The West Wing creator spoke with the late Seymour Hoffman about their experiences with drugs
Following Philip Seymour Hoffman’s death, the highly acclaimed writer and creator of The West Wing has spoken about his and the late actor’s candid conversations about drugs and alcohol.
Hoffman was found dead in his apartment on Sunday (Feb 2)
While working together on the 2007 drama Charlie Wilson's War, the Oscar-winning screenwriter and Hoffman would invariably chat about their struggles with drugs, given their shared experiences.
In a piece written for Time.com, Sorkin explains, "Phil Hoffman and I had two things in common. We were both fathers of young children, and we were both recovering drug addicts... On breaks during rehearsals, we would sometimes slip outside... and get to swapping stories."
The fallout following Seymour Hoffman’s death has involved lawsuits and drug arrests, but the acting world is still mourning the loss of someone held in high regard by anyone that met him or saw his work.
“It's not unusual to have these mini-AA (Alcoholics Anonymous) meetings - people like us are the only ones to whom tales of insanity don't sound insane... I told him I felt lucky because I'm squeamish and can't handle needles,” added Sorkin.
"He told me to stay squeamish. And he said this: 'If one of us dies of an overdose, probably 10 people who were about to won't.' He meant that our deaths would make news and maybe scare someone clean."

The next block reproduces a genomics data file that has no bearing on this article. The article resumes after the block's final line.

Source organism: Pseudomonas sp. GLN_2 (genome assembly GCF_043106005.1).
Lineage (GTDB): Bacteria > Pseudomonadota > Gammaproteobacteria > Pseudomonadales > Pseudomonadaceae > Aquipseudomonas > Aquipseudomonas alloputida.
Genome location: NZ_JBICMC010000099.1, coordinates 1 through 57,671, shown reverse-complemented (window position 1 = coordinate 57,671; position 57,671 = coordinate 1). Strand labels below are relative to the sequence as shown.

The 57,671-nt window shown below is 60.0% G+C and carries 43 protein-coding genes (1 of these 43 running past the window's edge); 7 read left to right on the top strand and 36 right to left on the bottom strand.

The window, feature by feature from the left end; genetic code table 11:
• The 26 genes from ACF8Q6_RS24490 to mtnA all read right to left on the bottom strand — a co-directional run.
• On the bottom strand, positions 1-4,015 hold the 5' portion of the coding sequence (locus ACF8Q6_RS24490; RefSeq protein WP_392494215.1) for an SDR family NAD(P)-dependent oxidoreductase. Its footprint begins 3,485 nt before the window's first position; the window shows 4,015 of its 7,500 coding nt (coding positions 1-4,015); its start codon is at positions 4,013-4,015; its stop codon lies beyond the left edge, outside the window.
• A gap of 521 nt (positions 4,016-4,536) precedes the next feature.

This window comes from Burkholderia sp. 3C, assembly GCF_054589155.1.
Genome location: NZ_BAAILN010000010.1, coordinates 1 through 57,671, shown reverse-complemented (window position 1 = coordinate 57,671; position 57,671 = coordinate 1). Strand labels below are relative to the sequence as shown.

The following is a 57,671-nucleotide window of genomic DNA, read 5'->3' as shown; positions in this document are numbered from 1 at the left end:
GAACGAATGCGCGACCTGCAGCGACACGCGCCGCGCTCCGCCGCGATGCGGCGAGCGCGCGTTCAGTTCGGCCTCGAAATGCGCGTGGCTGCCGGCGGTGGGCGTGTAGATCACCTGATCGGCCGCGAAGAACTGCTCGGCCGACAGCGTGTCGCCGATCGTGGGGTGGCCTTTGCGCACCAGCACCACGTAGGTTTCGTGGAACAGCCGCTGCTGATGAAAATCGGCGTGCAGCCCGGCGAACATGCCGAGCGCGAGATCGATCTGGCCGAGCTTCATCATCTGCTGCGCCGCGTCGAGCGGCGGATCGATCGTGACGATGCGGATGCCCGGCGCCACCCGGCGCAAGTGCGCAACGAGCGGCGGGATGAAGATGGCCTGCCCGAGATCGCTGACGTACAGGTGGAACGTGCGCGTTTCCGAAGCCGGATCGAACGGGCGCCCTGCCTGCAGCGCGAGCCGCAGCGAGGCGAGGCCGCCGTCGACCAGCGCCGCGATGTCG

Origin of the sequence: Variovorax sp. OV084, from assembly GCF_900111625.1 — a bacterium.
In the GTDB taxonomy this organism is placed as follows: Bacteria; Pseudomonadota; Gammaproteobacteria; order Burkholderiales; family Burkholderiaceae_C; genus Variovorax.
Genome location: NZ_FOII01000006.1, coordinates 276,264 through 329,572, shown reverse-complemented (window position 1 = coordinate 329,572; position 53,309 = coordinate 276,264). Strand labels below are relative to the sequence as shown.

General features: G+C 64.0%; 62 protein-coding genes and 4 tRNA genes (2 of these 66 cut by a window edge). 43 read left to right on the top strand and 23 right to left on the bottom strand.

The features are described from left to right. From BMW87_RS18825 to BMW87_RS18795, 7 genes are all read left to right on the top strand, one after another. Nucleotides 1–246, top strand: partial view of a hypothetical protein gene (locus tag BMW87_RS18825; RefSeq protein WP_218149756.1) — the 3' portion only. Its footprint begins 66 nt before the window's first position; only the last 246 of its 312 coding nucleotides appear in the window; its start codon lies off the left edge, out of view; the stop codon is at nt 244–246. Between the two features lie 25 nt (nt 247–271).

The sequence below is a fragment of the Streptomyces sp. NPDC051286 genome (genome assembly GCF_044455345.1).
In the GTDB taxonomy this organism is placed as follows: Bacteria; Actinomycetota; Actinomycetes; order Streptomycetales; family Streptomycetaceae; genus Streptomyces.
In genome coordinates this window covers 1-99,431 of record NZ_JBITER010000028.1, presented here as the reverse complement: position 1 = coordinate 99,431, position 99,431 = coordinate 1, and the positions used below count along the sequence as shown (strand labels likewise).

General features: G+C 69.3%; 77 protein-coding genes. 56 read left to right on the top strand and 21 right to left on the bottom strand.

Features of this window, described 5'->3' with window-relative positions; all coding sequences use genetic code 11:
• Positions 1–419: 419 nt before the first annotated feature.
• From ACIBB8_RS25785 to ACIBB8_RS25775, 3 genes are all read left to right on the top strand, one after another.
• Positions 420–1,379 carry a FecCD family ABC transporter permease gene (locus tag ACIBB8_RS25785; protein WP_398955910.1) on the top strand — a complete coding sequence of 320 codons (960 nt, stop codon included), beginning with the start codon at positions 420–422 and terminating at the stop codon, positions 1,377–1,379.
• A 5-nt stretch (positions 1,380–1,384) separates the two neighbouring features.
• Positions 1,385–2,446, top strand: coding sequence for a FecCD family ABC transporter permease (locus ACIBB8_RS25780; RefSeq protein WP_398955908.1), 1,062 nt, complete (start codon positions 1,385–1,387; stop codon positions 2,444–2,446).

Sorkin is also keen to assert that an ‘overdose’ – per say – wasn’t the cause of the actor’s death, but rather the drug itseld. "(He) did not die from an overdose of heroin - he died from heroin. We should stop implying that if he'd just taken the proper amount then everything would have been fine,” he said.
“He didn't die because he was partying too hard or because he was depressed - he died because he was an addict on a day of the week with a y in it. He'll have his well-earned legacy... his Truman Capote and his Academy Award. Let's add to that 10 people who were about to die who won't now."
Sorkin spoke candidly with Seymour Hoffman about drug abuse